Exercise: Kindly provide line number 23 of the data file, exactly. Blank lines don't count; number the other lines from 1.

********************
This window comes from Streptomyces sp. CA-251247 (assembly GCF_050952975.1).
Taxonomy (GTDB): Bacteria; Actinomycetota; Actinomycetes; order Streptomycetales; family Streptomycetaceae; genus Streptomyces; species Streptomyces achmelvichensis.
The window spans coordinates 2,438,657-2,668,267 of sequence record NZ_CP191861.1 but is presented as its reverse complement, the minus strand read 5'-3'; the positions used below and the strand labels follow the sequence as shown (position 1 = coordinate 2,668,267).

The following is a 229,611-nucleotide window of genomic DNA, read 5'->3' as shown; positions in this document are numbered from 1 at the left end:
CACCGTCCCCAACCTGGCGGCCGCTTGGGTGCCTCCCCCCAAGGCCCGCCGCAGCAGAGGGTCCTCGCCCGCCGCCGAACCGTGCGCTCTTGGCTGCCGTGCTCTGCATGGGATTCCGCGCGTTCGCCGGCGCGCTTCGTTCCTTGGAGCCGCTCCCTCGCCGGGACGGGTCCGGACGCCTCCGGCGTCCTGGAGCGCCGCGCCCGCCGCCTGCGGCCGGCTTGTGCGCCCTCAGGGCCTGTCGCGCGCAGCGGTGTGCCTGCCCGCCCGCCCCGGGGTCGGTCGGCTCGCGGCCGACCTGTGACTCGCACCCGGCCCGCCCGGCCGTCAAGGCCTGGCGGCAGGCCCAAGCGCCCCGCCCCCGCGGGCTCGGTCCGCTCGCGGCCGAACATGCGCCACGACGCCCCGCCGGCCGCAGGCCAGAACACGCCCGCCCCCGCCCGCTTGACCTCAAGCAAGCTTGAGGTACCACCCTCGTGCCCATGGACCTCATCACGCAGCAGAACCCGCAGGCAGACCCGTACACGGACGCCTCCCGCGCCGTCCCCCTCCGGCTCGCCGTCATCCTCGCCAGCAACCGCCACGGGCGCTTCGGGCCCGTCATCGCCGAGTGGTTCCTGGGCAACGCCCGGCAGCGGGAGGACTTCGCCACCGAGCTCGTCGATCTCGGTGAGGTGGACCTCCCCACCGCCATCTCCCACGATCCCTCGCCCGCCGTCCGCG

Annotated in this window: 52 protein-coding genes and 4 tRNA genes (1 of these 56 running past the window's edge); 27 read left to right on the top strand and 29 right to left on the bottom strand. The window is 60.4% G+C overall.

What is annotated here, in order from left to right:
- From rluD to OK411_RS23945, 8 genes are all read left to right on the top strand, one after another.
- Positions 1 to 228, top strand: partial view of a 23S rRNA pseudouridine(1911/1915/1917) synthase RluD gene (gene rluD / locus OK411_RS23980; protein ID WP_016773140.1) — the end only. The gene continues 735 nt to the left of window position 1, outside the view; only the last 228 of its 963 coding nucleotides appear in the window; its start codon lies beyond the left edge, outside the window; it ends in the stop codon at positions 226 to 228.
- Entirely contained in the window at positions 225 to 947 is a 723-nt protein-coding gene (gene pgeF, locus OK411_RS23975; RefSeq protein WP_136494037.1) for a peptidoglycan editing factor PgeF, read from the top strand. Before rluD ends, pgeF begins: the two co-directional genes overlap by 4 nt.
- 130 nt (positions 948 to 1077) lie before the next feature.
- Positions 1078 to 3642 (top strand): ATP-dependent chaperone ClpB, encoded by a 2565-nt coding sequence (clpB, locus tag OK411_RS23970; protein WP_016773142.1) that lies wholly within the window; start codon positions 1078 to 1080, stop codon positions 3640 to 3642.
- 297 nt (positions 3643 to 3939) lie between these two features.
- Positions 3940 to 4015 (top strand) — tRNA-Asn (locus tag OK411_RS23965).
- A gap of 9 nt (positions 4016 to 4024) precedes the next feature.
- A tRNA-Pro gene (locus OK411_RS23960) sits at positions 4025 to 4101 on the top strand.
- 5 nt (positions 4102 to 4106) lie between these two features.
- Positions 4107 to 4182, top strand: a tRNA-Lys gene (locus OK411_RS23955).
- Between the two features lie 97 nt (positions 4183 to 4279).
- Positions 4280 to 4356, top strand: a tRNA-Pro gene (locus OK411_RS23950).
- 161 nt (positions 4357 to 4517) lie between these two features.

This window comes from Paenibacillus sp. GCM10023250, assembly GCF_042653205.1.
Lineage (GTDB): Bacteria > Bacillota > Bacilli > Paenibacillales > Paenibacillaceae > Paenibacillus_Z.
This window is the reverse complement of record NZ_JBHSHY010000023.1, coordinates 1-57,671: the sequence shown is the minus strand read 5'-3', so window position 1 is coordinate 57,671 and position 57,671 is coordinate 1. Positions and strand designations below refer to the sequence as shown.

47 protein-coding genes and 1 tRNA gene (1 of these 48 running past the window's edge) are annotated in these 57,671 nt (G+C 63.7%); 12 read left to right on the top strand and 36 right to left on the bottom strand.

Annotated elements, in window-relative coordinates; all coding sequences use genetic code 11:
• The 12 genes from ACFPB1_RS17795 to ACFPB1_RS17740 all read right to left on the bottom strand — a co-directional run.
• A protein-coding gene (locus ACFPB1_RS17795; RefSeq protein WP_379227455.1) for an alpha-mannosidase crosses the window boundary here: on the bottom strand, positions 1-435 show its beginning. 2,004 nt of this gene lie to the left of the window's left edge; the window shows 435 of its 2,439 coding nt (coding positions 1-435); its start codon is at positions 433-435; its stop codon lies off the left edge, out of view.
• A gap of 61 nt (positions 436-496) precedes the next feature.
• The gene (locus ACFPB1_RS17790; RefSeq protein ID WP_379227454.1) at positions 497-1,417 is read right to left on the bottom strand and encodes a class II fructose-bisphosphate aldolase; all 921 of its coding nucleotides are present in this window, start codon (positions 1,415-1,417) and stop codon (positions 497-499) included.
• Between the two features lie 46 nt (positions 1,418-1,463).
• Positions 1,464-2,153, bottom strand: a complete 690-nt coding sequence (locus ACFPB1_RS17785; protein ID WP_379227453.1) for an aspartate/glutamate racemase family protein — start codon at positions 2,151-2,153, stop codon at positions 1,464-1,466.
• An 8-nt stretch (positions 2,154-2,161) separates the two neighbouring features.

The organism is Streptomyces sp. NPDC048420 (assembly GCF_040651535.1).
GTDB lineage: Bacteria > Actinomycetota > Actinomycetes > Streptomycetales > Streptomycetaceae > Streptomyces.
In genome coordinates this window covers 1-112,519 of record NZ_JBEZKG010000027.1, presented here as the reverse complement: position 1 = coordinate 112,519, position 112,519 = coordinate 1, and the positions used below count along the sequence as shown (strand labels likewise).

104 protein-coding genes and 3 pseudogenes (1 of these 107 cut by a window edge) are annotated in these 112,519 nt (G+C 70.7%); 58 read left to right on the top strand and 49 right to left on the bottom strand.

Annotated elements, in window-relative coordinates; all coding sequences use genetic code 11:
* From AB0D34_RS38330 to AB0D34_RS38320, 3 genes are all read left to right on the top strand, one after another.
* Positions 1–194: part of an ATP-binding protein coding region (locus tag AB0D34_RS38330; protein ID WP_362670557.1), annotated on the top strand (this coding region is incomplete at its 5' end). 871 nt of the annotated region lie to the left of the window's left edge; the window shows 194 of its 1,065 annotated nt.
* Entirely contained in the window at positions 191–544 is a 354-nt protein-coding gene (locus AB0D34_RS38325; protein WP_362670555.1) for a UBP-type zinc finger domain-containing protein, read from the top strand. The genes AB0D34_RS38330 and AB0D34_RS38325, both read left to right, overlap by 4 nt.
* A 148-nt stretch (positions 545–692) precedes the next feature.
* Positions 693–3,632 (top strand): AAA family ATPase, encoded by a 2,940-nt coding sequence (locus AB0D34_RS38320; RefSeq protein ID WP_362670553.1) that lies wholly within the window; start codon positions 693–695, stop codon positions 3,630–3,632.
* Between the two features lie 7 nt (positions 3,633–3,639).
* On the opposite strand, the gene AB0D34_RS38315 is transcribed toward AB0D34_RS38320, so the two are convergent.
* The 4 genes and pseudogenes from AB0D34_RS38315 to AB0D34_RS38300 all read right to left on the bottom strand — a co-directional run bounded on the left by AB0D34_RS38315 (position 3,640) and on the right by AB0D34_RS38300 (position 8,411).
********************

Lineage (GTDB): Bacteria > Bacillota > Bacilli > Paenibacillales > Paenibacillaceae > Paenibacillus_Z.